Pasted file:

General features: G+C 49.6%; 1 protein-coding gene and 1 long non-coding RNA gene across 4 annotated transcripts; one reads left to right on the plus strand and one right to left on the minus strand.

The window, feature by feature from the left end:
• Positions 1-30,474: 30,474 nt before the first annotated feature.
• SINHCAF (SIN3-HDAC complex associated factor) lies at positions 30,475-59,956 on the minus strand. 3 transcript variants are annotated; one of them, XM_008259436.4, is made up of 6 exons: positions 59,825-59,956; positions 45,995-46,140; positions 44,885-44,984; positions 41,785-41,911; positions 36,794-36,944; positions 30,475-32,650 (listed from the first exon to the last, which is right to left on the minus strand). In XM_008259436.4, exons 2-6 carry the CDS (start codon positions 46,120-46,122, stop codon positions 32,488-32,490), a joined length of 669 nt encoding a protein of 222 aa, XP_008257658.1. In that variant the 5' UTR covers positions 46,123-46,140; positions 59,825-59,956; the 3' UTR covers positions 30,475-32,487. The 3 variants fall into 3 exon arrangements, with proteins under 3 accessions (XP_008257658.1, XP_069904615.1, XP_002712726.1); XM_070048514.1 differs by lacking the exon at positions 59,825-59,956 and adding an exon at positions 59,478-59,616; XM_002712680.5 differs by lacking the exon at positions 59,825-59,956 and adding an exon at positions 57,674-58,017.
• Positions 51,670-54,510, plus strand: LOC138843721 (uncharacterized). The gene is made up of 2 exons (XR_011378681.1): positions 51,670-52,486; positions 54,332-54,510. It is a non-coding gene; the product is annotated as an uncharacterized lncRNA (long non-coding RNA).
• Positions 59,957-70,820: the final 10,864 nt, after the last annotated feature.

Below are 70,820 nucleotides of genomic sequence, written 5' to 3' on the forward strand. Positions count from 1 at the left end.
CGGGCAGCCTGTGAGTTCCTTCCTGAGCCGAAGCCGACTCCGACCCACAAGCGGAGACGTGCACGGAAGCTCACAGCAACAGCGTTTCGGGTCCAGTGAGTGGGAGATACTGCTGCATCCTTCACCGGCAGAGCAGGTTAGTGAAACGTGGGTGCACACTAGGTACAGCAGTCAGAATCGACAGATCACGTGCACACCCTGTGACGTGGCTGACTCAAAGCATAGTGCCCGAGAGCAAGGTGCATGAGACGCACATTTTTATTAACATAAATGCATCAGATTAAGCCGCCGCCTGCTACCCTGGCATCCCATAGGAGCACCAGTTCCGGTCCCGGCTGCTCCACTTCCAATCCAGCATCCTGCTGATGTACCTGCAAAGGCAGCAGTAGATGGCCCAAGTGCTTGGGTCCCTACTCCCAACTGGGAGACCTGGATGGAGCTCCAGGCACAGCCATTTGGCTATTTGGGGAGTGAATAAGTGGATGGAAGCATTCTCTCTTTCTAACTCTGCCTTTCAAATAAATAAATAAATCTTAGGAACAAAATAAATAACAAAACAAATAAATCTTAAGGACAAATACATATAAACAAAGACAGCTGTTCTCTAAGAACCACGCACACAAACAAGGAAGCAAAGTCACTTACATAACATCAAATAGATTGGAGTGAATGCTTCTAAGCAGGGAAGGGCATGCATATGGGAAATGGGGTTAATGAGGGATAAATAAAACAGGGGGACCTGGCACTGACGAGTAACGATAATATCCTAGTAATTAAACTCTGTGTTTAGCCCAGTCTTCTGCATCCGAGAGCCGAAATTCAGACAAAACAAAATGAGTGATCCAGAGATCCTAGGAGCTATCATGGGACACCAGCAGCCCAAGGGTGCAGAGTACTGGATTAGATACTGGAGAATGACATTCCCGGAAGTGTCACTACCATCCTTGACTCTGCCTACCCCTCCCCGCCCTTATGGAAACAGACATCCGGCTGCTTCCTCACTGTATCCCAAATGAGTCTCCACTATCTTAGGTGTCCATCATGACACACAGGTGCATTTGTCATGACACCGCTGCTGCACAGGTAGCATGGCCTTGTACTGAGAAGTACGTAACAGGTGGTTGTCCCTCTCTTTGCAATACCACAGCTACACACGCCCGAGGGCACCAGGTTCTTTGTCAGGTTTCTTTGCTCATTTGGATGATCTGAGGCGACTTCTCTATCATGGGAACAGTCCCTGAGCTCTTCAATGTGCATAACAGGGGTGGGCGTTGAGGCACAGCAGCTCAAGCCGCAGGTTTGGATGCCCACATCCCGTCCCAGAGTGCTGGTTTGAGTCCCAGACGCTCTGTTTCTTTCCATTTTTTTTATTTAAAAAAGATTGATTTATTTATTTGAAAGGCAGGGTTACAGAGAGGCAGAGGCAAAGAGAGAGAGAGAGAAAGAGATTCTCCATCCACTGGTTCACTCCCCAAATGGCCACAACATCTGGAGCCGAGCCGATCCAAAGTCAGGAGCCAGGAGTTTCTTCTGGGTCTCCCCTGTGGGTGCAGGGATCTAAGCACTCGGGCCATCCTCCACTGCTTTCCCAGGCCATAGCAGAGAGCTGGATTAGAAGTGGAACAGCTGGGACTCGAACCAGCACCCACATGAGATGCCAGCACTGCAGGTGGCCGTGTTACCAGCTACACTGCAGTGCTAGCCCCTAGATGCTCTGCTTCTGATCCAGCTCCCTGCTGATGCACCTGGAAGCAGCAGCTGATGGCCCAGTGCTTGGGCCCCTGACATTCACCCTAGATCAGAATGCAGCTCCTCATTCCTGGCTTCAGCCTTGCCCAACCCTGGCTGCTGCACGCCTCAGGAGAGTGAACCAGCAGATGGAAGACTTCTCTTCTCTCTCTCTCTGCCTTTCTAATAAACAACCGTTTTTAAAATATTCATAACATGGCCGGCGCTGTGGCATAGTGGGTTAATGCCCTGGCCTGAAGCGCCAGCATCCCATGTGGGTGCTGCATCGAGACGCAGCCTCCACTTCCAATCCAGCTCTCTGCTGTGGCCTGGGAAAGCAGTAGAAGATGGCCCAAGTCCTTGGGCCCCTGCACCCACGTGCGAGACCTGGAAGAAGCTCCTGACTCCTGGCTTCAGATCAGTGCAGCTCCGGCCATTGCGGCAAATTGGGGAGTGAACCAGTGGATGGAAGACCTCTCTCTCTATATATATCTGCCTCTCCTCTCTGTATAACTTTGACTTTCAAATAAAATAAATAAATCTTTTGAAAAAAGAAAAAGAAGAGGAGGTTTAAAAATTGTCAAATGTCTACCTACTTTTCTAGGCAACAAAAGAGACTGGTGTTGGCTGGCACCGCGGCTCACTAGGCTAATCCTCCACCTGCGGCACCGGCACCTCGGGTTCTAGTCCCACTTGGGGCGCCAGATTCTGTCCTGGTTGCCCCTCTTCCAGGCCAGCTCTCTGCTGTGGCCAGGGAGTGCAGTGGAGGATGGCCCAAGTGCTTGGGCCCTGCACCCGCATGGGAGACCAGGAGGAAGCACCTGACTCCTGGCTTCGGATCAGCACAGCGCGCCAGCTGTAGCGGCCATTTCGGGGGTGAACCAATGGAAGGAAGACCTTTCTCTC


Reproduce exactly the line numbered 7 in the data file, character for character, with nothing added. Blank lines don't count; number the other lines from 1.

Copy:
Below are 70,820 nucleotides of genomic sequence, written 5' to 3' on the forward strand. Positions count from 1 at the left end.